# What is resistance of ship?

When a ship moves forward through the water at a constant velocity, V. Its forward motion is going to generate: dynamic pressure on the hull, producing a resultant force in the longitudinal direction and opposite to the advancing direction; tangential stresses on the immersed (or wetted) surface due to the viscosity; their resultant force is also opposite to the ship’s moving direction.

The total force opposite to the motion is called the resistance of the ship or “drag.”

This total resistance is made up of a number of different components, which are caused by a variety of factors and which interact one with the other in an extremely complicated way. In order to deal with the question more simply, it is usual to consider the total calm water resistance as being made up of four main components:
1. Frictional resistance
2. Wave-making resistance
3. Eddy resistance
4. Air resistance
1.      Frictional Resistance
Frictional resistance is created due to the motion of the hull through a viscous fluid (water). As the water passes, friction slows the water molecules next to the hull, creating a layer of water that is carried along with the hull. This layer, called the boundary layer, is initially quite thin and the flow within it is laminar. As it progresses along the surface, variable pressures cause turbulence. The layer gradually increases in thickness: near the stern, it breaks away into eddies. It is within this layer that friction is generated between the water molecules and between the water and the surface. The major factors affecting the frictional coefficient are the smoothness of the hull, velocity and length/ wetted surface area of the hull. Frictional resistance accounts for nearly 80% of total resistance in slow speed ships and as much as 50% in high speed ships.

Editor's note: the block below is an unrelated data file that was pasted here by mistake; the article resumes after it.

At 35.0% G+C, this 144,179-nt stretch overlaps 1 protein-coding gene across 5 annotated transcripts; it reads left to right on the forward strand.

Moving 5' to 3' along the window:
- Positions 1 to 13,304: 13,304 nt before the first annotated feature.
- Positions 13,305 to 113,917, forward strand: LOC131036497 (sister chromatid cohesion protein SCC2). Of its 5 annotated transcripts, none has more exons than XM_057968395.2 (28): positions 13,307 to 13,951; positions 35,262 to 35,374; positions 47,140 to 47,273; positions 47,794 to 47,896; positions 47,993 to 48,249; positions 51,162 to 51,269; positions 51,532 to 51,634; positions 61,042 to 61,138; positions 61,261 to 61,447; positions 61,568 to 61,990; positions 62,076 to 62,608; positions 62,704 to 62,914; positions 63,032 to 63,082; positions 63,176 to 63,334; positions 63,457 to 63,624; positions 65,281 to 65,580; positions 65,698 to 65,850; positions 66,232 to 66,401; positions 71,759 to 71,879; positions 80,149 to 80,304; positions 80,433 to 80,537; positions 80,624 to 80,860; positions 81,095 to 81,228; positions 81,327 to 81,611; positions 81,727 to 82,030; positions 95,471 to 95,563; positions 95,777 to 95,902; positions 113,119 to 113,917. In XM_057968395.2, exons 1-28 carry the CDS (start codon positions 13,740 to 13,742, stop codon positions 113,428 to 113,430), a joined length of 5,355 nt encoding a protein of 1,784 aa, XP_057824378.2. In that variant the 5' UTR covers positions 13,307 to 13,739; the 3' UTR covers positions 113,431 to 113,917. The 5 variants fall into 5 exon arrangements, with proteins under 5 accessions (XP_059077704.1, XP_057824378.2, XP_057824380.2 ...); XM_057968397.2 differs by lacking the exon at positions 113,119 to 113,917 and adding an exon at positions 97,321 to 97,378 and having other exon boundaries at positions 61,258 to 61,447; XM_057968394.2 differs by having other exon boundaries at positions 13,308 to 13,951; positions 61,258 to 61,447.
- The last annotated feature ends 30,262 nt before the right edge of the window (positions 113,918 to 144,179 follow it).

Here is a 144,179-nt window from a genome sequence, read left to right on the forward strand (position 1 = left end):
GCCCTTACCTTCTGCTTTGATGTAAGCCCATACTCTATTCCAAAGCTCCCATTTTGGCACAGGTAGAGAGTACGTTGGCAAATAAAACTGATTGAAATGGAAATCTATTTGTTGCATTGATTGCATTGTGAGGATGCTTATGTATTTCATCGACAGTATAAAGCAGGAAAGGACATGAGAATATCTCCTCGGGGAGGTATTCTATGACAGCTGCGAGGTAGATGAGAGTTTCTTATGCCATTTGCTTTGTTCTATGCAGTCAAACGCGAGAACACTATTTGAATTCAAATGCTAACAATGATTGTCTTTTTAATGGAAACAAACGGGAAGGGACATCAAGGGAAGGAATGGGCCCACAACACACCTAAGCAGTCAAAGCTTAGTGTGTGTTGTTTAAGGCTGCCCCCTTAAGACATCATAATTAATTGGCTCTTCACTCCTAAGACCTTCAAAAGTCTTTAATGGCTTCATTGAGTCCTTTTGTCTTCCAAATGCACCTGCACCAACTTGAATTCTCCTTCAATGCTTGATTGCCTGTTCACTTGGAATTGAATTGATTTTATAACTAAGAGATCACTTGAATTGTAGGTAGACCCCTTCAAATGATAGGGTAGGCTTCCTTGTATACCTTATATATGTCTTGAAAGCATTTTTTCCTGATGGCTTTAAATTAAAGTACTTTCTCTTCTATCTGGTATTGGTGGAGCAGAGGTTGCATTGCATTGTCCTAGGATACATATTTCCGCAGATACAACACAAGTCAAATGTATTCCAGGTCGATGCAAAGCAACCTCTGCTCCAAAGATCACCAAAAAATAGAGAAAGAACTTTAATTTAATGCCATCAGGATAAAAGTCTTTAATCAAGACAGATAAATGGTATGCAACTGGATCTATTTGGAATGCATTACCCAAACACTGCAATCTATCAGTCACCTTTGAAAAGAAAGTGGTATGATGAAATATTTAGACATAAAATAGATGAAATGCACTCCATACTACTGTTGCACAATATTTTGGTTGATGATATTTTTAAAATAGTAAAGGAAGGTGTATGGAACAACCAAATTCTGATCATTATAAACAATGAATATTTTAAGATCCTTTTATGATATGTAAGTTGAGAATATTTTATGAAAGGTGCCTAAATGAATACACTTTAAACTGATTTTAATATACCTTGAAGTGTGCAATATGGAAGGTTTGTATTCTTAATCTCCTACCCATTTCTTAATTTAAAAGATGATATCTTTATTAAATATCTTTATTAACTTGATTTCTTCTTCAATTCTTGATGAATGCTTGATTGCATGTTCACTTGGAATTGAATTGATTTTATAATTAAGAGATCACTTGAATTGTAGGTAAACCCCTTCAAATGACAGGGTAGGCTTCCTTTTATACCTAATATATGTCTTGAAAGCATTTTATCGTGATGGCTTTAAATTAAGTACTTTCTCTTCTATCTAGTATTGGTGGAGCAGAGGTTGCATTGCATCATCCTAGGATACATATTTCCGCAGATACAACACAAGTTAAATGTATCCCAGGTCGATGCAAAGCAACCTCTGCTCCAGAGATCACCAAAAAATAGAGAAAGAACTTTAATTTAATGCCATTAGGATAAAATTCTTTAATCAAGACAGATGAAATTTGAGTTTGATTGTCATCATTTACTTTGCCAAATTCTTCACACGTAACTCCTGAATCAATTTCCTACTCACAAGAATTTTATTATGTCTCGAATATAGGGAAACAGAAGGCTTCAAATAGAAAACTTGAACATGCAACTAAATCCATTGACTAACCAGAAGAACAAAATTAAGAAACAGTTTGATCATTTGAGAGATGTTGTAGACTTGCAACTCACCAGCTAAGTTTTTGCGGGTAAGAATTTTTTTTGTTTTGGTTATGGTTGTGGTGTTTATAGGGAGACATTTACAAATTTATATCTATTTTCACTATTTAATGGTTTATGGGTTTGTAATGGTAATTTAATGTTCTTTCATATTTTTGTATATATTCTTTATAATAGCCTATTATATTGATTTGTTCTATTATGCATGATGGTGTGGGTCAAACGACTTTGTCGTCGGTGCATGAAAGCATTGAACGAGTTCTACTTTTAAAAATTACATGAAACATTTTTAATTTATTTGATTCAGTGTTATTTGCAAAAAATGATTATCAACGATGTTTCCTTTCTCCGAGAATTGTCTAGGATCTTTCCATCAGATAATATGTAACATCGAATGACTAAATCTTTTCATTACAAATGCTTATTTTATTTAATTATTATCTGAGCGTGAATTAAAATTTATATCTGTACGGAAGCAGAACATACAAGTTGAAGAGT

2.      Wave Making Resistance
As a ship advances in water, it creates a moving pressure field around it. This pressure field, which moves together with the ship, causes the free surface of the sea to be disturbed. This disturbance of free water surface propagates away from the ship in form of a wave system. The energy expended for the creation of waves is accounted as the source of wave making resistance. In other words, The wave making resistance is due to the energy that must be continuously supplied by the ship to the wave system created on the water surface.
As ship speed increases, the height of the waves produced by the ship increases and therefore the energy required to produce these waves also increases. This lost energy is referred to as wave making resistance and often becomes a limiting factor in the speed of a ship.
3.      Eddy-Making Resistance
Eddy-making resistance is contributed from normal pressure applied on a hull. Due to the viscosity of the fluid, the flow separates from the surface of a hull and eddies (vortices) are formed. These eddies induce the changes in the velocity field and thus changes the normal pressures on a hull. The changes in the pressure field around a ship result in the eddy-making resistance. So Eddy resistance is basically due to the energy carried away by the eddies shed from hull or appendages.
4.      Air Resistance
The part of ship resistance that is due to the resistance of the air to above-water portion of the ship moving through it is called air resistance. The level of air resistance will depend on the size and shape of the superstructure and on ship speed. Air resistance normally represents about 2% of the total resistance, however, for loaded container ships in head wind, the air resistance can be as much as 10%.

The principle factors affecting ship resistance are the friction and viscous effects of water acting on the hull, the energy required to create and maintain the ship’s characteristic bow and stern waves, and the resistance that air provides to ship motion. In mathematical terms, total resistance can be written as:
R= RV + RW + RAA
Where: RT = total hull resistance
R= viscous (friction) resistance
RW = wave making resistance
RAA = air resistance caused by ship moving through calm air